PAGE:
Big Ideas Festival and the Action Collab approach taught me that the method we use to design and fashion and implement solutions is why many of our "solutions" - despite our best intentions - tend to fail. It's not that we are not smart people or that the ideas we have are not brilliant; but that we tend to go about designing and crafting solutions without a solid framework for truly capturing meaningful user insights and provoking out-of-the-box thinking. Until we adopt a human-centered design approach that looks closely at the needs and the actual problems real people face - and get to know the people the solution affects - we'll always be designing based on assumptions and ideals. What is more, until we learn how to collaborate with others on our teams to create cohesive channels of idea sharing and positive reinforcement, we may close ourselves off to amazing possibilities. Until we learn to design, build, and test (and then design again, and build again, and test again), we may, in growing attached to a particular concept, prevent ourselves from actually truly innovating and refining. It's little lessons like these that stick with me and make me realize that if we want to have sustainable plan we need a more careful and considerate approach to designing it.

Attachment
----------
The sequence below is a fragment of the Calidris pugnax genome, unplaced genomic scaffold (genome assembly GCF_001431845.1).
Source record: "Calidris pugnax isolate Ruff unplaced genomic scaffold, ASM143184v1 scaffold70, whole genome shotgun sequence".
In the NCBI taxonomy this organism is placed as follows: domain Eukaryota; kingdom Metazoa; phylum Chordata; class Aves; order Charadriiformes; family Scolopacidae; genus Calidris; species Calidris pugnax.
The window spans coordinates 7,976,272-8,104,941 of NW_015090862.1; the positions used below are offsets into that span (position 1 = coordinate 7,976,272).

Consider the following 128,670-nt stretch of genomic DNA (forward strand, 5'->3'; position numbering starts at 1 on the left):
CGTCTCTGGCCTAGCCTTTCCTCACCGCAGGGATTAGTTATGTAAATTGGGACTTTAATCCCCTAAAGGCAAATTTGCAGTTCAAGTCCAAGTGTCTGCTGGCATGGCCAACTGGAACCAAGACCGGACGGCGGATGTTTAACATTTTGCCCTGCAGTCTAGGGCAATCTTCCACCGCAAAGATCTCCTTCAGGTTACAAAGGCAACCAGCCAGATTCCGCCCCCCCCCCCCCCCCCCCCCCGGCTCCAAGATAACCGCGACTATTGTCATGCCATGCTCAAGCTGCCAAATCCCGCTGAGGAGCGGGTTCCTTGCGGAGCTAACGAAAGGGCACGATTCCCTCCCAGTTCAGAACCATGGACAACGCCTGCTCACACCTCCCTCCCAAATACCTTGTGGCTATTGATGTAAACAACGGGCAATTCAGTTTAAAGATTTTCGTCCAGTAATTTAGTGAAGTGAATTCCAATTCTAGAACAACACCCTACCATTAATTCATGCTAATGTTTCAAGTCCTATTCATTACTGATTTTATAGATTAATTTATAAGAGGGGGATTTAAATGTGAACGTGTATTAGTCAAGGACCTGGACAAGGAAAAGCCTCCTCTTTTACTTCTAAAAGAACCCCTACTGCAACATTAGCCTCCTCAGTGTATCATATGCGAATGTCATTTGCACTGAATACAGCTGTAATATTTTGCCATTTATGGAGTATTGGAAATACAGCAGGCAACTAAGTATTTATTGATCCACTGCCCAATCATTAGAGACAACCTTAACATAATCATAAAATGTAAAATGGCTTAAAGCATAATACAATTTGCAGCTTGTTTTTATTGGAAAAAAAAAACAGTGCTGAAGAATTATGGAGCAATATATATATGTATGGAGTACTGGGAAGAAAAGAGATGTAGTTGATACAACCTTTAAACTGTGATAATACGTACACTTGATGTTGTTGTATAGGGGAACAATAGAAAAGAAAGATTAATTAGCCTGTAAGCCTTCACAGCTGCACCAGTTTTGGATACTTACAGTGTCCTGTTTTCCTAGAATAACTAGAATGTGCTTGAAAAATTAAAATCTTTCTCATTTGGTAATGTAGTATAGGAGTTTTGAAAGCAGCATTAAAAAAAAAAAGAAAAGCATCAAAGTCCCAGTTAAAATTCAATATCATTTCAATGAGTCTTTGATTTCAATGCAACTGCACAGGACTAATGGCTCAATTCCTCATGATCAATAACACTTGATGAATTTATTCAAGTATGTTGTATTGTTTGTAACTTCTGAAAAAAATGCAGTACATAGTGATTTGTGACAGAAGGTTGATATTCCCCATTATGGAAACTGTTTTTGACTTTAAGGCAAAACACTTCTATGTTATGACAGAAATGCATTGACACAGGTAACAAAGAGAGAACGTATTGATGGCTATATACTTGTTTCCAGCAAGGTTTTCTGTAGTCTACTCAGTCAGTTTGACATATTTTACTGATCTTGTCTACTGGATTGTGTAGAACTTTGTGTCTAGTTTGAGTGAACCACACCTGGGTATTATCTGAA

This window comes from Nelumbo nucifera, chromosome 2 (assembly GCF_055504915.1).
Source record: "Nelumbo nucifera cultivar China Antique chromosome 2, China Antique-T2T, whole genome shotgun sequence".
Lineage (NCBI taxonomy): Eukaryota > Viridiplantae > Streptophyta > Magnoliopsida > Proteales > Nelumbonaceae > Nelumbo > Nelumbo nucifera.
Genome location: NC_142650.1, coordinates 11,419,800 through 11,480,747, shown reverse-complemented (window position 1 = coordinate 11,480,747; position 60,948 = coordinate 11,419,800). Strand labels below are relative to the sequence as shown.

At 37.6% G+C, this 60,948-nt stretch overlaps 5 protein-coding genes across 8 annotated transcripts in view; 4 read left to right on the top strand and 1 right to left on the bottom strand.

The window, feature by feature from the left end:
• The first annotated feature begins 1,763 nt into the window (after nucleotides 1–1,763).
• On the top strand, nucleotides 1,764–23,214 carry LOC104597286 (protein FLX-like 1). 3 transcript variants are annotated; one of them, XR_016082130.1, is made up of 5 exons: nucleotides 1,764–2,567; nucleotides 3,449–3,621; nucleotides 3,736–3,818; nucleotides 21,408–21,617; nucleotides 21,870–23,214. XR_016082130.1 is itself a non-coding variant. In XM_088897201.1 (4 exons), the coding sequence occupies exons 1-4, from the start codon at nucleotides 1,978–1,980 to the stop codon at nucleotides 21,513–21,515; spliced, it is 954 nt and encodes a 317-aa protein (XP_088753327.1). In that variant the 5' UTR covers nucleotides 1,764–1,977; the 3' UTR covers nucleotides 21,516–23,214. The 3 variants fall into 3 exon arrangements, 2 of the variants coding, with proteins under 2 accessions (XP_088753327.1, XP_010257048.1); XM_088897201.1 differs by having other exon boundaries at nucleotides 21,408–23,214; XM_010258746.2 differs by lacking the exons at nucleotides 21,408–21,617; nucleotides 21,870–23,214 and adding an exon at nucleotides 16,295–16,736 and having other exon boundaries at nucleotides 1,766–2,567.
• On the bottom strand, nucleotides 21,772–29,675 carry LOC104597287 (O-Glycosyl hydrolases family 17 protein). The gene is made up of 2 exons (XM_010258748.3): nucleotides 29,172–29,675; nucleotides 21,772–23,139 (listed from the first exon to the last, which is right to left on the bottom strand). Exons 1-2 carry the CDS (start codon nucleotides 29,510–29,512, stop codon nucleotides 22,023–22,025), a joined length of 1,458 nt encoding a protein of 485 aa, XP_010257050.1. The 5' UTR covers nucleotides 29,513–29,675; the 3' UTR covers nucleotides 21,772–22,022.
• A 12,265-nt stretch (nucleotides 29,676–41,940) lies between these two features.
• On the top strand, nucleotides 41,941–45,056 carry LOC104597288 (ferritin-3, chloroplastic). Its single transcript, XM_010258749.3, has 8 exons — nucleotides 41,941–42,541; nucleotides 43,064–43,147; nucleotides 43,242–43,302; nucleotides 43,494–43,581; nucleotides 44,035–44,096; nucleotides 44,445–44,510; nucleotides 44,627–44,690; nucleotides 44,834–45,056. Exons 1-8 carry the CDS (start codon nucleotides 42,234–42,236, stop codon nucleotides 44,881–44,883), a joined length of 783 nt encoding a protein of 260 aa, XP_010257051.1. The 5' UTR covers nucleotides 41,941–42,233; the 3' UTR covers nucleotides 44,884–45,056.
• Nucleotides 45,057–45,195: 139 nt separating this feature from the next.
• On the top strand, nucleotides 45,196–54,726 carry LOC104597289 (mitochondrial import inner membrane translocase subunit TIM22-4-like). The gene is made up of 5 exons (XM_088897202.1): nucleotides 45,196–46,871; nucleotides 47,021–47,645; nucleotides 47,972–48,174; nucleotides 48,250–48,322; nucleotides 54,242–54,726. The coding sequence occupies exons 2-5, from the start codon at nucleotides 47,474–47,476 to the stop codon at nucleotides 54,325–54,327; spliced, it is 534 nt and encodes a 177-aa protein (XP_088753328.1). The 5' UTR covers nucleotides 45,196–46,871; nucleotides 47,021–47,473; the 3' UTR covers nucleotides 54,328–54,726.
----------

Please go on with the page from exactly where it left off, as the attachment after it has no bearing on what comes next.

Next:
Design thinking is certainly a hot topic in a variety of professional fields. While companies like Ideo and frog design have developed and honed the process for decades (in the process creating some of the most widely recognized and used products and consumer experiences on earth) the approach is only slowly making its way into the education space. The big question for those of us who work in education: Can design thinking be applied in our contexts? Is the current system that educators, teachers, policymakers, and other tied into the education space work in simply too bureaucratic, too big, too rigid to change and adopt this approach? Or is there a way to help these organizations become more nimble and apply some of the basic principles that have worked to create such lasting impact in our consumer space? What needs to change for it to work? I just keep coming back to the wisdom of Karl Weick and say to myself that it's best to remember that big gains may best happen via small wins.